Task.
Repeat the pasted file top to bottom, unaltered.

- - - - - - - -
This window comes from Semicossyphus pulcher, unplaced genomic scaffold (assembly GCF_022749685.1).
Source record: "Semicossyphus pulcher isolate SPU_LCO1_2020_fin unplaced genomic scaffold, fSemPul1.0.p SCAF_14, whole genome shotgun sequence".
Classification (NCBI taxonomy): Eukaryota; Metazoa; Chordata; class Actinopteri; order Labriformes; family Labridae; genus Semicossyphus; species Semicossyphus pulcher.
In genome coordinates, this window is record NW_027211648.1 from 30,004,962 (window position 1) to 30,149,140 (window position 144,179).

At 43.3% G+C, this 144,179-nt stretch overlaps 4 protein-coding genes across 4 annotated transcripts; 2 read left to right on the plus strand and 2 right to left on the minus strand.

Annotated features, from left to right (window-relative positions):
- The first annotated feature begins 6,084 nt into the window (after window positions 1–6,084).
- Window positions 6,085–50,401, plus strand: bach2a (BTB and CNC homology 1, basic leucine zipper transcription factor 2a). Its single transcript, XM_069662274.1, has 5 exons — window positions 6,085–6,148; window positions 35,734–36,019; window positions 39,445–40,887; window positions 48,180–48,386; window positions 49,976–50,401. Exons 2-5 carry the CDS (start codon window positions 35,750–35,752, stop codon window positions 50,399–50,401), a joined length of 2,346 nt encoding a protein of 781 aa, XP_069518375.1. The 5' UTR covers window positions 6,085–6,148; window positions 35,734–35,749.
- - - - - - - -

This window comes from Semicossyphus pulcher, unplaced genomic scaffold (assembly GCF_022749685.1).
Source record: "Semicossyphus pulcher isolate SPU_LCO1_2020_fin unplaced genomic scaffold, fSemPul1.0.p SCAF_14, whole genome shotgun sequence".
Classification (NCBI taxonomy): Eukaryota; Metazoa; Chordata; class Actinopteri; order Labriformes; family Labridae; genus Semicossyphus; species Semicossyphus pulcher.
In genome coordinates, this window is record NW_027211648.1 from 30,004,962 (window position 1) to 30,149,140 (window position 144,179).

At 43.3% G+C, this 144,179-nt stretch overlaps 4 protein-coding genes across 4 annotated transcripts; 2 read left to right on the plus strand and 2 right to left on the minus strand.

Annotated features, from left to right (window-relative positions):
- The first annotated feature begins 6,084 nt into the window (after window positions 1–6,084).
- Window positions 6,085–50,401, plus strand: bach2a (BTB and CNC homology 1, basic leucine zipper transcription factor 2a). Its single transcript, XM_069662274.1, has 5 exons — window positions 6,085–6,148; window positions 35,734–36,019; window positions 39,445–40,887; window positions 48,180–48,386; window positions 49,976–50,401. Exons 2-5 carry the CDS (start codon window positions 35,750–35,752, stop codon window positions 50,399–50,401), a joined length of 2,346 nt encoding a protein of 781 aa, XP_069518375.1. The 5' UTR covers window positions 6,085–6,148; window positions 35,734–35,749.